If you do end up taking loans to cover college costs, those loans sometimes won’t start to accrue interest until after you graduate. Once you graduate, your federal loans will be due either in a 10-year repayment plan or an income based repayment plan that can span close to 25 years. Likewise, the extended loan repayment plan and the graduated loan repayment option allow those with federal loans to pay off their college debt over a period up to 25 years.
The best way to reduce payments down the line is to chip away at that principal before it starts to collect interest. If you have a job, try to make regular payments as often as you can towards your student loans. Summer internships (if paid) are a great way to earn a fair amount of cash to make more hefty contributions to your overall principal.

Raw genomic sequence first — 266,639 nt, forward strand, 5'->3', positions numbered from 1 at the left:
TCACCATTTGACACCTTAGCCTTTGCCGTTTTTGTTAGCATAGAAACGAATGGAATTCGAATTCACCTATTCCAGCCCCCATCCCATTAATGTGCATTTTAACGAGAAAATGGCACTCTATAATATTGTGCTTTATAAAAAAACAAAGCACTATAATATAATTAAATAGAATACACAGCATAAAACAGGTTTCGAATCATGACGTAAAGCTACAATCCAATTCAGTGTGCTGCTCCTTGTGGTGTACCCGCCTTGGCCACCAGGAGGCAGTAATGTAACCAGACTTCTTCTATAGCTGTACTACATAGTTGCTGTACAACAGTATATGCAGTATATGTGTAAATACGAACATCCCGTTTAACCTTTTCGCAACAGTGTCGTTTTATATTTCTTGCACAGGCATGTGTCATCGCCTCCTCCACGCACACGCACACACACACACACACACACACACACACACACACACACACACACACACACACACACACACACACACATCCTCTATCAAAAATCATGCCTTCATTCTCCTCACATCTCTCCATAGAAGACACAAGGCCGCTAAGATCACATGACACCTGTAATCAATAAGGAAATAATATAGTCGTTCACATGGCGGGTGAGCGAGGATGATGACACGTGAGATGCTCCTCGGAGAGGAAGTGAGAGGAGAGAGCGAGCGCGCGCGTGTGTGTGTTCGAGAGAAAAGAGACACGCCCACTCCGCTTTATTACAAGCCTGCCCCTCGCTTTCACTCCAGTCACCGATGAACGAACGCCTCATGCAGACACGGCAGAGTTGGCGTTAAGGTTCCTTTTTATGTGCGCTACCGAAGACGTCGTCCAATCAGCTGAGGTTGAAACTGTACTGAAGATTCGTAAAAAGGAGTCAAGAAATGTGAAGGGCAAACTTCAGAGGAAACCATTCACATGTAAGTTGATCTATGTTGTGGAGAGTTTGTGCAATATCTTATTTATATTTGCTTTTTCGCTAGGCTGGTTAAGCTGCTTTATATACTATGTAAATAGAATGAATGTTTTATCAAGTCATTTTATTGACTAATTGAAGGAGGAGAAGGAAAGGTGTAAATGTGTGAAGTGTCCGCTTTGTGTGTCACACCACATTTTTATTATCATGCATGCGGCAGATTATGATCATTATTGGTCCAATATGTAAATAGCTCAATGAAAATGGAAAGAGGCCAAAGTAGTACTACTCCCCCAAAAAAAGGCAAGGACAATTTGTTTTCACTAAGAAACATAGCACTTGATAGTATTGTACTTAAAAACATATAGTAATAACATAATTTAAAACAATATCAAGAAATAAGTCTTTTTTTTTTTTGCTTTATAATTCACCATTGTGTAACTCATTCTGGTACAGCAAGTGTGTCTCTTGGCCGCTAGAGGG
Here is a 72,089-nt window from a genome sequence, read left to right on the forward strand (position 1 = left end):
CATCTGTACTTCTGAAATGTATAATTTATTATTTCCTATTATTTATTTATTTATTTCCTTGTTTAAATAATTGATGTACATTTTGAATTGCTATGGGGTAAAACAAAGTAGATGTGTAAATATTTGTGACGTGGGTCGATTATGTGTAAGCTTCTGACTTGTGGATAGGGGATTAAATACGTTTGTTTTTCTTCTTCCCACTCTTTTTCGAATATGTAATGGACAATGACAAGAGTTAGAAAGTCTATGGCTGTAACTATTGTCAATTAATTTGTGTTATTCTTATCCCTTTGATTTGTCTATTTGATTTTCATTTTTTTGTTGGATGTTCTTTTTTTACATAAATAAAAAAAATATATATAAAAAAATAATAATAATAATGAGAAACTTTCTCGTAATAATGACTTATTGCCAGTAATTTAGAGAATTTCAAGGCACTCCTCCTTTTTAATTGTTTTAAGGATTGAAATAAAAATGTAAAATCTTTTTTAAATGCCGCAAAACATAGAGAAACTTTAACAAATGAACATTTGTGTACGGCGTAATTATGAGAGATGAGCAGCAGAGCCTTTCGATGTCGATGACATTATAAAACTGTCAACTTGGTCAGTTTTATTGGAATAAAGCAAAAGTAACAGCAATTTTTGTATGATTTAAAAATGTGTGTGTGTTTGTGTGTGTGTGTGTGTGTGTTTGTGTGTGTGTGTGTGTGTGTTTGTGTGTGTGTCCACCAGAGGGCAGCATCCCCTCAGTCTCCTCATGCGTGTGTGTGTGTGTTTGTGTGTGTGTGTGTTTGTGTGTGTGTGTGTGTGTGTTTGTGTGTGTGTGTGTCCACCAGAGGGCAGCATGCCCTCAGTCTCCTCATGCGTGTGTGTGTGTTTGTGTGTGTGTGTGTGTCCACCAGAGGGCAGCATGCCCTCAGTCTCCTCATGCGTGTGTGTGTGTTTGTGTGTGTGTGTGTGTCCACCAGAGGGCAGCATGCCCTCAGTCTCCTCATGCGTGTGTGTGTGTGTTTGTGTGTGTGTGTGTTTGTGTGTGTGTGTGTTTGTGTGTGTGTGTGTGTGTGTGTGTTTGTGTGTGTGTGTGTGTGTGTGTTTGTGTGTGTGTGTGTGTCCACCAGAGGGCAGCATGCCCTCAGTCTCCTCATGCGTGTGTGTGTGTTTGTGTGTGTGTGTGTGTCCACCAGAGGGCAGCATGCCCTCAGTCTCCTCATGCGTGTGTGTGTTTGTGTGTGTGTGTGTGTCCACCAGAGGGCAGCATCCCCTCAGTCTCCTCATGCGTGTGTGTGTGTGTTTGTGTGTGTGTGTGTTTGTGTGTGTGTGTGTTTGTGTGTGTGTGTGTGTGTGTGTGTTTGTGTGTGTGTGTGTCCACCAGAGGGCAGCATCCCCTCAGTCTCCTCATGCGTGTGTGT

Tip #4: Consolidate and Track
After your FAFSAs are filed, W2s submitted, and loan packages signed, you will receive a package from your institution of choice that will detail which grants and loan programs your money is coming from. Management of loans while you’re in school is not very difficult because the only payment you’ll be making is towards the principal amount on your largest loan amount. Once you do graduate and you are required to make monthly payments, it can get quite difficult to track where to send checks each month. Here are a few programs that can help streamline the payment process, saving you both time and money.
- You can file for a Direct Consolidation Loan for all of your federal loans. The consolidation process is simple, free, and the final consolidated loan carries a fixed interest rate that is a weighted average of all the loan interest amounts together, rounded up 1/8th of 1%, and your interest rate cannot exceed 8.25%.